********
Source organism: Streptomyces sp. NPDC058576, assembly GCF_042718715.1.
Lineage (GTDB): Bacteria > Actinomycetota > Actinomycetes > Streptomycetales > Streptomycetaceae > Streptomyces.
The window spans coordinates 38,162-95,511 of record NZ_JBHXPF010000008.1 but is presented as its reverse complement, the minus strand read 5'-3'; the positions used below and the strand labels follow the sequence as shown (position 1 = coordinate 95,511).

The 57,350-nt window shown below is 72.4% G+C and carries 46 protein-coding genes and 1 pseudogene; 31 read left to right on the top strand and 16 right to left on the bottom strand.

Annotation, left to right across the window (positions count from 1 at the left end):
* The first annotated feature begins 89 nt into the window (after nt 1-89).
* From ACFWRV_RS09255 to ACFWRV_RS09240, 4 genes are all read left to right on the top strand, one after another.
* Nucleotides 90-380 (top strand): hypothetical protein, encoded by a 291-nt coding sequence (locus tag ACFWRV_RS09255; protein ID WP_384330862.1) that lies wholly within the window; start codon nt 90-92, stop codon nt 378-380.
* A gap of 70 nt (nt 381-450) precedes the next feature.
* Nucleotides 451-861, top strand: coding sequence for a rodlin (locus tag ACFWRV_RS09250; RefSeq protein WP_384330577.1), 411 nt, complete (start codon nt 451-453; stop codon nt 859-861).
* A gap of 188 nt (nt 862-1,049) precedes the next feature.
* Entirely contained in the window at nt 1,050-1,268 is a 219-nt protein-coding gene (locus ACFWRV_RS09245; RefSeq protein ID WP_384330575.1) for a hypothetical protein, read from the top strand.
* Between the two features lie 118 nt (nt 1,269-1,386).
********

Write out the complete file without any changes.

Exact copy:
Source organism: Streptomyces sp. NPDC058576, assembly GCF_042718715.1.
Lineage (GTDB): Bacteria > Actinomycetota > Actinomycetes > Streptomycetales > Streptomycetaceae > Streptomyces.
The window spans coordinates 38,162-95,511 of record NZ_JBHXPF010000008.1 but is presented as its reverse complement, the minus strand read 5'-3'; the positions used below and the strand labels follow the sequence as shown (position 1 = coordinate 95,511).

The 57,350-nt window shown below is 72.4% G+C and carries 46 protein-coding genes and 1 pseudogene; 31 read left to right on the top strand and 16 right to left on the bottom strand.

Annotation, left to right across the window (positions count from 1 at the left end):
* The first annotated feature begins 89 nt into the window (after nt 1-89).
* From ACFWRV_RS09255 to ACFWRV_RS09240, 4 genes are all read left to right on the top strand, one after another.
* Nucleotides 90-380 (top strand): hypothetical protein, encoded by a 291-nt coding sequence (locus tag ACFWRV_RS09255; protein ID WP_384330862.1) that lies wholly within the window; start codon nt 90-92, stop codon nt 378-380.
* A gap of 70 nt (nt 381-450) precedes the next feature.
* Nucleotides 451-861, top strand: coding sequence for a rodlin (locus tag ACFWRV_RS09250; RefSeq protein WP_384330577.1), 411 nt, complete (start codon nt 451-453; stop codon nt 859-861).
* A gap of 188 nt (nt 862-1,049) precedes the next feature.
* Entirely contained in the window at nt 1,050-1,268 is a 219-nt protein-coding gene (locus ACFWRV_RS09245; RefSeq protein ID WP_384330575.1) for a hypothetical protein, read from the top strand.
* Between the two features lie 118 nt (nt 1,269-1,386).